Kansas Woman Pleads Guilty in Fatal Traffic Accident
LEAVENWORTH, Kan. (AP) - A 36-year-old Kansas woman has pleaded guilty in an accident that killed a passenger on a motorcycle. Jaime Carter, of Tonganoxie, pleaded guilty Wednesday to involuntary manslaughter while driving under the influence of drugs, aggravated battery and driving with a suspended license. Authorities say Carter hit a motorcycle in southern Leavenworth County in May 2014, killing 49-year-old Mary Steuber. Her husband, Kristopher, who was driving the motorcycle suffered serious injuries, including a broken neck and losing part of his left leg. The Leavenworth Times reports a toxicology report found several drugs in Carter's system. Wednesday's hearing was scheduled to determine if Carter was competent to stand trial, but her attorney said Carter wanted instead to withdraw an earlier not guilty plea and plead guilty.
KU Announces Roster to Represent US at World Tournament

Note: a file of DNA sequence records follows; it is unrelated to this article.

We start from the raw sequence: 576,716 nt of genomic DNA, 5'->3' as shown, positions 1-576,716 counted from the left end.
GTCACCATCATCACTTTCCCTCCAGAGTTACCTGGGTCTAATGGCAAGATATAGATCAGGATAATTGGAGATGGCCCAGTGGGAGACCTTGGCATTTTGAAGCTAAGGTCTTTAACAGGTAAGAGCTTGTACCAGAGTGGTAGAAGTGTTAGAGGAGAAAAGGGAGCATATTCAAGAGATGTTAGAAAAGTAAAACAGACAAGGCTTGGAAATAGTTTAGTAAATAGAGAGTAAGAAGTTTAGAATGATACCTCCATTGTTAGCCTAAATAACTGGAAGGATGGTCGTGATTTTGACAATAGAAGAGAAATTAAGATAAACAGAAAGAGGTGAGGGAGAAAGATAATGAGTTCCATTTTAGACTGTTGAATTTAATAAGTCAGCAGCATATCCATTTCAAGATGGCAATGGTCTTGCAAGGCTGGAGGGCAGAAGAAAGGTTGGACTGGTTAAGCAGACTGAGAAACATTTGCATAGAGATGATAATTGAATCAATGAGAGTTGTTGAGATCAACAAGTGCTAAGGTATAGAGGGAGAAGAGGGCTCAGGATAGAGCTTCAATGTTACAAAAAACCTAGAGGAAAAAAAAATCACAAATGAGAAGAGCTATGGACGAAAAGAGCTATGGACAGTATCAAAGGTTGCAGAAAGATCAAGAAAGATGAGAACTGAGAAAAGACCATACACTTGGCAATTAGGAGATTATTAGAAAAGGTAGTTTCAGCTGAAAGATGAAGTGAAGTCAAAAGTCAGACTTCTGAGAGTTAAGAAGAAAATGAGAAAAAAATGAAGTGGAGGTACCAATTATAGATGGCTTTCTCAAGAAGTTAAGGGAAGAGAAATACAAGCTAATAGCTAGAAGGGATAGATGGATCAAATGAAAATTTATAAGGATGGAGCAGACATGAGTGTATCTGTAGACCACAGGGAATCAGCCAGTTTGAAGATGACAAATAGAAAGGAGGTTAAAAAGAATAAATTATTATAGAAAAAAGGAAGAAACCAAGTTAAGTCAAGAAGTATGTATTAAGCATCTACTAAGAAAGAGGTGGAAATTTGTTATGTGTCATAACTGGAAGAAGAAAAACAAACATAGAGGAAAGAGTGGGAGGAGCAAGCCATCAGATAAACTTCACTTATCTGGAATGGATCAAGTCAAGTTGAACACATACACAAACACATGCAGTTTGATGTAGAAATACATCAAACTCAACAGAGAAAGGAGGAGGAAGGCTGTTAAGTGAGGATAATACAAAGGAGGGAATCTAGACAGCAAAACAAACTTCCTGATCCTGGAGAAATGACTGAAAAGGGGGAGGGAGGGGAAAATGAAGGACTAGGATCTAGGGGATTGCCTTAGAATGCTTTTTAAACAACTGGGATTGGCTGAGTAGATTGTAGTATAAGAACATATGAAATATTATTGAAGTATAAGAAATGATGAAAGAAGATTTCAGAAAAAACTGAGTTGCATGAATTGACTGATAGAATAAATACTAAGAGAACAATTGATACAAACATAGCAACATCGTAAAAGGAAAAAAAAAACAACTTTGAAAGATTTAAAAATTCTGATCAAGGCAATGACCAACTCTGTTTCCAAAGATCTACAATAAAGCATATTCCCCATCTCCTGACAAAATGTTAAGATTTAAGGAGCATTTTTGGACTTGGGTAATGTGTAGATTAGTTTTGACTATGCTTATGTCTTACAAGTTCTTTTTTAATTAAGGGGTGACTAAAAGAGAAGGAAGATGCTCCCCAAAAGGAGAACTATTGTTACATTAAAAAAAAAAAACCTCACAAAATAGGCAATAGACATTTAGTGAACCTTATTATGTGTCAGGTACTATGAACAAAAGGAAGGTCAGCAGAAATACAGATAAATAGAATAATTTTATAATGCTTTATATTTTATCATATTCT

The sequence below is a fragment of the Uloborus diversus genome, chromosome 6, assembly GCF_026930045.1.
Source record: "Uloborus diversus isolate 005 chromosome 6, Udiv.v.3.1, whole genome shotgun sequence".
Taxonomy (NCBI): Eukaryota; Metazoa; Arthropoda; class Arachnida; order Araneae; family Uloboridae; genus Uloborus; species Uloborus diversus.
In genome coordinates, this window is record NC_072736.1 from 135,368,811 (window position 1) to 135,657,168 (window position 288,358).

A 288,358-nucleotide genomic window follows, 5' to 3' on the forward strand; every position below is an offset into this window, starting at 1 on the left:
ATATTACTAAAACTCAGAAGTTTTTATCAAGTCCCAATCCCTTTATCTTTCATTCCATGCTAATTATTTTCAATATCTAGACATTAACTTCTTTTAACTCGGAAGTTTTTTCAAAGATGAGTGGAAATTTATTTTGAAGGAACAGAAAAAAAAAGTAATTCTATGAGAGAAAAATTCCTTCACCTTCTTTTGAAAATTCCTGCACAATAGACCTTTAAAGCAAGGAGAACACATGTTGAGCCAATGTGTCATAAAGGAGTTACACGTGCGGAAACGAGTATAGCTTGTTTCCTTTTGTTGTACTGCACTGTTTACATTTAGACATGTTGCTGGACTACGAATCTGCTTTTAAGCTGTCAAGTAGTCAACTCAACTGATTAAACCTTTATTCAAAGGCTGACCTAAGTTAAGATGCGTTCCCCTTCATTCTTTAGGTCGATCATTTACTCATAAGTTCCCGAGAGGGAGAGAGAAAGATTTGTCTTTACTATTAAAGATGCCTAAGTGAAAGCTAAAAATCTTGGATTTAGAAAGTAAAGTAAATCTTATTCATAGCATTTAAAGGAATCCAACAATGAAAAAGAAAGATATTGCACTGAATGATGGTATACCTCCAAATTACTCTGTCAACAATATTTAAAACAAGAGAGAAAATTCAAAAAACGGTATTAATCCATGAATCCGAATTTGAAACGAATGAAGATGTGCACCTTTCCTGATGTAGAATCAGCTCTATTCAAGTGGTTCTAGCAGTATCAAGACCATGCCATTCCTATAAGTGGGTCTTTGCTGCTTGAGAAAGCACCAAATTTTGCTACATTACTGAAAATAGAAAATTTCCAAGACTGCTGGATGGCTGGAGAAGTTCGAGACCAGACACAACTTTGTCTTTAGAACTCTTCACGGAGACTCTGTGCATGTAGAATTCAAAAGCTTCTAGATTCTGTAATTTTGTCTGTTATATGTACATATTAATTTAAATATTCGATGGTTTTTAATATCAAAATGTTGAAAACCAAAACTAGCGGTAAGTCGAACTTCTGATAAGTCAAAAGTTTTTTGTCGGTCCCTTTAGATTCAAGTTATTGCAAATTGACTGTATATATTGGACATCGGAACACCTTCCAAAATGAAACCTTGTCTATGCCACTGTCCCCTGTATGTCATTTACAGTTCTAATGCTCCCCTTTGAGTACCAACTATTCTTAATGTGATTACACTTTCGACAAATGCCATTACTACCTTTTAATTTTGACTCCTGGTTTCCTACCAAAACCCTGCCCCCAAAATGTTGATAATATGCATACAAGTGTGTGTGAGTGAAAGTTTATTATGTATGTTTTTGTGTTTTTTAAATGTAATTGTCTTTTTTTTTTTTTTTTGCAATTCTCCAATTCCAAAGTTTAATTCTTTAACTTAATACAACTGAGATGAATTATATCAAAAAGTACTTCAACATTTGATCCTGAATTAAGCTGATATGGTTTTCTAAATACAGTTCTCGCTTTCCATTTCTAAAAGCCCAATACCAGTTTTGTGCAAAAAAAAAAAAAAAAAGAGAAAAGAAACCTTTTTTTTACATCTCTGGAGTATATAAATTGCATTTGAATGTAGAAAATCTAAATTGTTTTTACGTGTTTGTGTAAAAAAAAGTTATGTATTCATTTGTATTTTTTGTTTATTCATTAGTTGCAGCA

LAWRENCE, Kan. (AP) — The University of Kansas has announced the 12-man roster it will use to represent the United States in men's basketball at the World University Games next month in South Korea. The school, chosen to serve as the national team, will field virtually its entire roster for next season. The only players unable to compete are those born outside the U.S., such as Ukrainian guard Svi Mykhailiuk and Cheick Diallo, an incoming freshman from Mali. With forward Brannen Greene out with an injury, Jayhawks coach Bill Self has also recruited SMU guard Nic Moore to join the team. He arrived in time to begin practicing Thursday. The team plays a pair of games against Canada next week before departing for South Korea on June 28. The U.S. begins competition on July 4.